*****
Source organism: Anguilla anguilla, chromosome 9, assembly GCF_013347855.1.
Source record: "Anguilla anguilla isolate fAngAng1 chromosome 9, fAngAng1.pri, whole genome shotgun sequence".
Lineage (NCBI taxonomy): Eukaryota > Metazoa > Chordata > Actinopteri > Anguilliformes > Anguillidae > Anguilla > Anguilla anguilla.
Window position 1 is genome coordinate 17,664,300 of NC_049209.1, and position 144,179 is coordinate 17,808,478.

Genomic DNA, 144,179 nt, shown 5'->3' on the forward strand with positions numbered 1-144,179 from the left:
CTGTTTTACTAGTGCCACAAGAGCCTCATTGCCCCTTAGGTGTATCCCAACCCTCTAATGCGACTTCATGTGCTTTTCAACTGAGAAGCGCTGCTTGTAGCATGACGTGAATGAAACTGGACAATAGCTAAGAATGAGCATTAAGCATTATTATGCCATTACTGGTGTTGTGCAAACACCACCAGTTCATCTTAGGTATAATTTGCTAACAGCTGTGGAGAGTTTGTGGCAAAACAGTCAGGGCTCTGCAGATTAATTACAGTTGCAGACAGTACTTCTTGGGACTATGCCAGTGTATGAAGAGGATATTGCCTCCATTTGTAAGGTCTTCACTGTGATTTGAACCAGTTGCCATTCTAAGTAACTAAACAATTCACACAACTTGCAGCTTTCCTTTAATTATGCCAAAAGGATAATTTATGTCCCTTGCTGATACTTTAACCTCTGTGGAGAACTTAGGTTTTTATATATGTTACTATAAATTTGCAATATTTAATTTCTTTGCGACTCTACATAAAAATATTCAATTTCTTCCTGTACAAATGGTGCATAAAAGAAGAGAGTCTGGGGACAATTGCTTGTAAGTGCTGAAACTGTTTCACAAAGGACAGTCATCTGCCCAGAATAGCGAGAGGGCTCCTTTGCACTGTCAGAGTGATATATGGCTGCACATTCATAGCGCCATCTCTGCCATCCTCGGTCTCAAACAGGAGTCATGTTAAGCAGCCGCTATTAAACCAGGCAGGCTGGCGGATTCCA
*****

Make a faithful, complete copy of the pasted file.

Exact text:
Source organism: Anguilla anguilla, chromosome 9, assembly GCF_013347855.1.
Source record: "Anguilla anguilla isolate fAngAng1 chromosome 9, fAngAng1.pri, whole genome shotgun sequence".
Lineage (NCBI taxonomy): Eukaryota > Metazoa > Chordata > Actinopteri > Anguilliformes > Anguillidae > Anguilla > Anguilla anguilla.
Window position 1 is genome coordinate 17,664,300 of NC_049209.1, and position 144,179 is coordinate 17,808,478.

Genomic DNA, 144,179 nt, shown 5'->3' on the forward strand with positions numbered 1-144,179 from the left:
CTGTTTTACTAGTGCCACAAGAGCCTCATTGCCCCTTAGGTGTATCCCAACCCTCTAATGCGACTTCATGTGCTTTTCAACTGAGAAGCGCTGCTTGTAGCATGACGTGAATGAAACTGGACAATAGCTAAGAATGAGCATTAAGCATTATTATGCCATTACTGGTGTTGTGCAAACACCACCAGTTCATCTTAGGTATAATTTGCTAACAGCTGTGGAGAGTTTGTGGCAAAACAGTCAGGGCTCTGCAGATTAATTACAGTTGCAGACAGTACTTCTTGGGACTATGCCAGTGTATGAAGAGGATATTGCCTCCATTTGTAAGGTCTTCACTGTGATTTGAACCAGTTGCCATTCTAAGTAACTAAACAATTCACACAACTTGCAGCTTTCCTTTAATTATGCCAAAAGGATAATTTATGTCCCTTGCTGATACTTTAACCTCTGTGGAGAACTTAGGTTTTTATATATGTTACTATAAATTTGCAATATTTAATTTCTTTGCGACTCTACATAAAAATATTCAATTTCTTCCTGTACAAATGGTGCATAAAAGAAGAGAGTCTGGGGACAATTGCTTGTAAGTGCTGAAACTGTTTCACAAAGGACAGTCATCTGCCCAGAATAGCGAGAGGGCTCCTTTGCACTGTCAGAGTGATATATGGCTGCACATTCATAGCGCCATCTCTGCCATCCTCGGTCTCAAACAGGAGTCATGTTAAGCAGCCGCTATTAAACCAGGCAGGCTGGCGGATTCCA